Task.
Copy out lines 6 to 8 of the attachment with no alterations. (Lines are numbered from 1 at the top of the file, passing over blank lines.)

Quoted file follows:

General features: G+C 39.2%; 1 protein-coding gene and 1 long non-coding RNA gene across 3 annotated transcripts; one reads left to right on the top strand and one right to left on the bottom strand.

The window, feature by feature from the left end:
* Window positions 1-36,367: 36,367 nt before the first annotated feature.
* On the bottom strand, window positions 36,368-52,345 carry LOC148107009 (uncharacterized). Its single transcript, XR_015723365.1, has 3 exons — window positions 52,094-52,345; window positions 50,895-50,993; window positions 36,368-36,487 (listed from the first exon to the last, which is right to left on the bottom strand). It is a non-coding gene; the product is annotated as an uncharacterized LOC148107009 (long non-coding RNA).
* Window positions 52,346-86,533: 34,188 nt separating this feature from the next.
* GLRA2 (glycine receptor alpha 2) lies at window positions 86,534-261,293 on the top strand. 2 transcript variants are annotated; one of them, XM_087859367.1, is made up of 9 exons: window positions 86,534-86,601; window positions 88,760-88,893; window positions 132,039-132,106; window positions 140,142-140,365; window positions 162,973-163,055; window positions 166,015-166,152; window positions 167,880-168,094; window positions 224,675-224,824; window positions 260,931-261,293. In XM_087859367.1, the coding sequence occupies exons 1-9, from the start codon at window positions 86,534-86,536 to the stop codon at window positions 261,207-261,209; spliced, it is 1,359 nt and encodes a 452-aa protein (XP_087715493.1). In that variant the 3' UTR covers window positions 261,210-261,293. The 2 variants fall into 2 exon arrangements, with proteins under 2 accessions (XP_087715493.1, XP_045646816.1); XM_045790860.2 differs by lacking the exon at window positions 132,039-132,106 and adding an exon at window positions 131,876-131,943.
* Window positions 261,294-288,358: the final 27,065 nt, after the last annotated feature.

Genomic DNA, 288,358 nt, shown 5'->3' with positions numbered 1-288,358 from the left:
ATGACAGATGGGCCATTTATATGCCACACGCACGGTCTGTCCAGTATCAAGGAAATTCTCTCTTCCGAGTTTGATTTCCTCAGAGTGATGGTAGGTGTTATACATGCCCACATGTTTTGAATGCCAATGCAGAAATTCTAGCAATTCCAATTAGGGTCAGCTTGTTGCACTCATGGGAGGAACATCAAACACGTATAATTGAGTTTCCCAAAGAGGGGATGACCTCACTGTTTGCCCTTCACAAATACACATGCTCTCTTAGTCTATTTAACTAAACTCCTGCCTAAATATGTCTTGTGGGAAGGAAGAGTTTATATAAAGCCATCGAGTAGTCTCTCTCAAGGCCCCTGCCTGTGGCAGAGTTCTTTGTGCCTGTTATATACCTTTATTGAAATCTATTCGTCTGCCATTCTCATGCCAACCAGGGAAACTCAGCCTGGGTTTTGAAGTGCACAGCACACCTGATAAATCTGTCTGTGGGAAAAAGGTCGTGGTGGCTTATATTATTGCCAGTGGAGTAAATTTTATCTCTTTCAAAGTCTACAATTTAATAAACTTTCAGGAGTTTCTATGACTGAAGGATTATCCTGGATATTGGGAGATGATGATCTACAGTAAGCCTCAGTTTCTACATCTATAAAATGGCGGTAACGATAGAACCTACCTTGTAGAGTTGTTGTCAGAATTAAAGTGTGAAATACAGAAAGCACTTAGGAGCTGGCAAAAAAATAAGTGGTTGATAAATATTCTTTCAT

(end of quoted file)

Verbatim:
* GLRA2 (glycine receptor alpha 2) lies at window positions 86,534-261,293 on the top strand. 2 transcript variants are annotated; one of them, XM_087859367.1, is made up of 9 exons: window positions 86,534-86,601; window positions 88,760-88,893; window positions 132,039-132,106; window positions 140,142-140,365; window positions 162,973-163,055; window positions 166,015-166,152; window positions 167,880-168,094; window positions 224,675-224,824; window positions 260,931-261,293. In XM_087859367.1, the coding sequence occupies exons 1-9, from the start codon at window positions 86,534-86,536 to the stop codon at window positions 261,207-261,209; spliced, it is 1,359 nt and encodes a 452-aa protein (XP_087715493.1). In that variant the 3' UTR covers window positions 261,210-261,293. The 2 variants fall into 2 exon arrangements, with proteins under 2 accessions (XP_087715493.1, XP_045646816.1); XM_045790860.2 differs by lacking the exon at window positions 132,039-132,106 and adding an exon at window positions 131,876-131,943.
* Window positions 261,294-288,358: the final 27,065 nt, after the last annotated feature.

Genomic DNA, 288,358 nt, shown 5'->3' with positions numbered 1-288,358 from the left: